Glastonbury recieved near blanket media coverage, PRMoment looks behind the scenes

Whatever the weather, summer means festivals, and according to our research, Glastonbury is succeeding in hitting the right notes with its publicity.

Analysing UK online media coverage of six key festivals since April this year, shows that Glastonbury dominates with 40 per cent share of voice. This is not surprising, as Glastonbury is the largest green-field music and performing arts festival in the world. A great deal of media coverage praises this year‘s festival, for example, on 17 May The Guardian writes, “the sheer breadth and quality of the line-up and the unbelievable variety of things to do and see mean Glastonbury is still top of the class.” As the festival is in just a week’s time (24-28 June), the press office there is handling a huge amount of press calls at the moment, and as one press spokesperson there says “We are up to our eyelids, it is such a busy time for us, and this will not ease up until after the festival”.

Supplied by Echo Research

Glastonbury is famous, not just for its music, but for its lack of commercialism. Visit its site, for example, and the only logos on display are for charities Water Aid, Oxfam and Greenpeace, whereas at the Download site logos include retailers HMV, rock magazine Kerrang! and brewery company Tuborg. Talking about its involvement with Glastonbury, Duncan Wilbur, corporate development manager at Water Aid says: "As well as giving us the chance to promote our work at the festival, the festival organiser Michael Eavis also generously donates a portion of the festival's proceeds to WaterAid.

"The festival allows us to promote our work to a huge audience by allowing us to screen our films, run the VIP latrines and female urinals, work backstage talking to celebrities and man our stand at the Pyramid Stage (the main stage)."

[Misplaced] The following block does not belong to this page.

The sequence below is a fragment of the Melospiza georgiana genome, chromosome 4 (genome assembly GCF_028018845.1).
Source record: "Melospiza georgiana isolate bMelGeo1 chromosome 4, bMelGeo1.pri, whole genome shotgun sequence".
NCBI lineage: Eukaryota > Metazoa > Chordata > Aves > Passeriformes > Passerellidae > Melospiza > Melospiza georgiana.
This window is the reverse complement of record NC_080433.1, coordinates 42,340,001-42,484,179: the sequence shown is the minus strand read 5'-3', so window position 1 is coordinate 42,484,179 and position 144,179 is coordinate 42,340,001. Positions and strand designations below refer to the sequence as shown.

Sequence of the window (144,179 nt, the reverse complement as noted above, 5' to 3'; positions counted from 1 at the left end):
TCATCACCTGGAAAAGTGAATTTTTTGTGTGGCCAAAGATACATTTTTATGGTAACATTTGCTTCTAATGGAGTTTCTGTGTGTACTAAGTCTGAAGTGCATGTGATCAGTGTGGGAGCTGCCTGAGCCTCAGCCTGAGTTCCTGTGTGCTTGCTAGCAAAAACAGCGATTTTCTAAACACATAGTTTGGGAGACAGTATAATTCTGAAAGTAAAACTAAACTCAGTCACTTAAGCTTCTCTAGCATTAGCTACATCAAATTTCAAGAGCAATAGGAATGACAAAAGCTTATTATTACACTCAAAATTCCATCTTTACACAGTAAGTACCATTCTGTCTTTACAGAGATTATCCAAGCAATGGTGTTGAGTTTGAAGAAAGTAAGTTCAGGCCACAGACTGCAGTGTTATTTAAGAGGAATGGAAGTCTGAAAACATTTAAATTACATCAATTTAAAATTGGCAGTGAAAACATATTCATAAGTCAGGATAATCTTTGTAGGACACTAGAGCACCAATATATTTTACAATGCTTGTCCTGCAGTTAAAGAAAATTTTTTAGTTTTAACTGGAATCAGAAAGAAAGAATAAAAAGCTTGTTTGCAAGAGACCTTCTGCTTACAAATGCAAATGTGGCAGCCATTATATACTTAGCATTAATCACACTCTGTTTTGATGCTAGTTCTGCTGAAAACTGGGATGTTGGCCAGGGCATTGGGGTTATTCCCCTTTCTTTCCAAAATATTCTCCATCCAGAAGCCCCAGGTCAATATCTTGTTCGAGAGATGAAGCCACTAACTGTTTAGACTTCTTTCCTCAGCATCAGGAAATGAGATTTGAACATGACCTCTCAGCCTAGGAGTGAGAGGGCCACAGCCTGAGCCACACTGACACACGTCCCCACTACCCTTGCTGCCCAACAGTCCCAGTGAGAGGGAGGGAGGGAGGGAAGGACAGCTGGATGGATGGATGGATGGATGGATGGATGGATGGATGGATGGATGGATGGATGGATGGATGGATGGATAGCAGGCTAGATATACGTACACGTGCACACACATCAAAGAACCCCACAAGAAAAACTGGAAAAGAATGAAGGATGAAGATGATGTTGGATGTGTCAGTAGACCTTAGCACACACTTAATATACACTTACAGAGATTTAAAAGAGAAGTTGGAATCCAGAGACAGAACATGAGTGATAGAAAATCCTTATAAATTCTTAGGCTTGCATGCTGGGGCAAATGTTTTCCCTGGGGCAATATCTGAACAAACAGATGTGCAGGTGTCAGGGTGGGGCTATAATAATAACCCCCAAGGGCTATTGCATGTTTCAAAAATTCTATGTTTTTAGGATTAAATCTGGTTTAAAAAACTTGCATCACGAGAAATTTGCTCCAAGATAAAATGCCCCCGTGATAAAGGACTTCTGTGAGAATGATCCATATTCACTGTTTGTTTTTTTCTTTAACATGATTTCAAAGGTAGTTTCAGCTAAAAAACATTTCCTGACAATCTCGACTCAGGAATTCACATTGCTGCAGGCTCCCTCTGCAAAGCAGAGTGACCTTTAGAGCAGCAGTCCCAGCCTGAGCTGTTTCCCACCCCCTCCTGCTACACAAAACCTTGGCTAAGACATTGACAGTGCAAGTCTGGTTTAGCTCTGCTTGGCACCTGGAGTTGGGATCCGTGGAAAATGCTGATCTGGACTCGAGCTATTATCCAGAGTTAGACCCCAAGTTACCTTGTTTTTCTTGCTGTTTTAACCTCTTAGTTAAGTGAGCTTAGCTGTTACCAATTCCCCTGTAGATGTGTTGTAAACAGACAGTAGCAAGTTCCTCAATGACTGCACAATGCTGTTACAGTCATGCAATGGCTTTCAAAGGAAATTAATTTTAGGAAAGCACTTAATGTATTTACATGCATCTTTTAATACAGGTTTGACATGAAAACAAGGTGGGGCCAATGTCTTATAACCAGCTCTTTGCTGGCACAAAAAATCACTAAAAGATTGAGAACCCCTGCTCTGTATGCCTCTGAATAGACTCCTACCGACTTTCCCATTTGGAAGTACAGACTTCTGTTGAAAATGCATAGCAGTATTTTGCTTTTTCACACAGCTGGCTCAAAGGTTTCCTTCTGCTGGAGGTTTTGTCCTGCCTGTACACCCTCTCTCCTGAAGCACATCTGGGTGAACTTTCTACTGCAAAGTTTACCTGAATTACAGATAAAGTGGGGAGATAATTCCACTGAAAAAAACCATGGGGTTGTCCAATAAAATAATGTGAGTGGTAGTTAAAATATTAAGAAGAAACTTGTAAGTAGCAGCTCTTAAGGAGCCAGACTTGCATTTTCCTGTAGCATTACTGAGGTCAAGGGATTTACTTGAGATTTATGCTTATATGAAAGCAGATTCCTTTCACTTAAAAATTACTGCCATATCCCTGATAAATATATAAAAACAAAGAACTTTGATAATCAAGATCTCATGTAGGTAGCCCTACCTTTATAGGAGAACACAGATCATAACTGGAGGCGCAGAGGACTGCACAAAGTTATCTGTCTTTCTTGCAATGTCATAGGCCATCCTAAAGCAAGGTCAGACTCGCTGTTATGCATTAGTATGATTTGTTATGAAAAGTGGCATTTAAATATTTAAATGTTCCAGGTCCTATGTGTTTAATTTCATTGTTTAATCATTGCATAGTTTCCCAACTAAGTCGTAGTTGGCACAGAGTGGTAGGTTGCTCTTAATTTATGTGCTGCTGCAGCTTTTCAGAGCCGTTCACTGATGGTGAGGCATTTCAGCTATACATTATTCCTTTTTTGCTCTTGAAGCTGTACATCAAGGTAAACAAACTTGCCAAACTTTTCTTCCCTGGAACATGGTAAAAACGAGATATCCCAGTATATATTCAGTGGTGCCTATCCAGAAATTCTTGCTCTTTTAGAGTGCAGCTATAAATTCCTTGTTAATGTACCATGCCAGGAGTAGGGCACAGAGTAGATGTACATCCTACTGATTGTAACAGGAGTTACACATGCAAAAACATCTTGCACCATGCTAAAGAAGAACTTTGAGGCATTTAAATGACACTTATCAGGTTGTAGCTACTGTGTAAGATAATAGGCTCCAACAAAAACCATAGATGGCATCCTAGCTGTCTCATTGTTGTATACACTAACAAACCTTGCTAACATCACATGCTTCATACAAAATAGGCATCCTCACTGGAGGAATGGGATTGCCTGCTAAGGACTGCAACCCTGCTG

Director of Western Associates PR Paul Whitehead says that the lack of corporate feel is what makes Glastonbury special; “Many fans of the Glastonbury Festival praise ‘da lord’ that corporate presences are kept to a relative minimum. The festival has an ethos that is still somewhat counter culture and ethical. The day that the Pyramid Stage is covered with corporate logos is the day many will stop going.”

Supplied by Echo Research

As Glastonbury is the largest festival and has such a loyal following, it can afford to be less commercial. For others, and for the companies that support them, it is vital to maximise the profitability of the event by having big names as bands, and big names as brands. As Natasha Kizzie, head of entertainment at marketing communication agency Euro RSCG KLP, says: “PR continues to be a driving factor with music festivals, not only for the bands involved but increasingly the brands associated with them. It’s about increasing your reach and delivering greater return on investment, which is vital in these times. The third-party endorsement is vital to drive credibility. PR amplification is something that we as an agency have always recognised as a key factor in a brand’s festival communications plan, from as long as 10 years ago, with T In The Park, Carling’s title sponsorship of Reading and Leeds and Witnness for Guinness (now Oxygen).”

After Glastonbury, T in the Park gets 18 per cent coverage followed by Download with 14 per cent and Reading, Leeds and V Festival with around 10 per cent each. This being Britain, weather warnings are a popular subject, but the main topics discussed are ticket sales followed by information about line-ups.

MethodologyEcho Sonar analysed UK online media coverage of festivals from 1 April to 15 June 2009. The festivals looked at were Glastonbury, Reading, Leeds, V Festival, T in the Park and Download. Metrics included share of voice, volume of media topics and notable and quotable. The common leading titles talking about the festivals include Virtual Festivals, Digital Spy, Music News, MSN UK, The Scotsman, Independent on Sunday, Female First, Daily Mail, London Lite and Metro. A large proportion of regional titles also appeared in the research, talking about their local festival.


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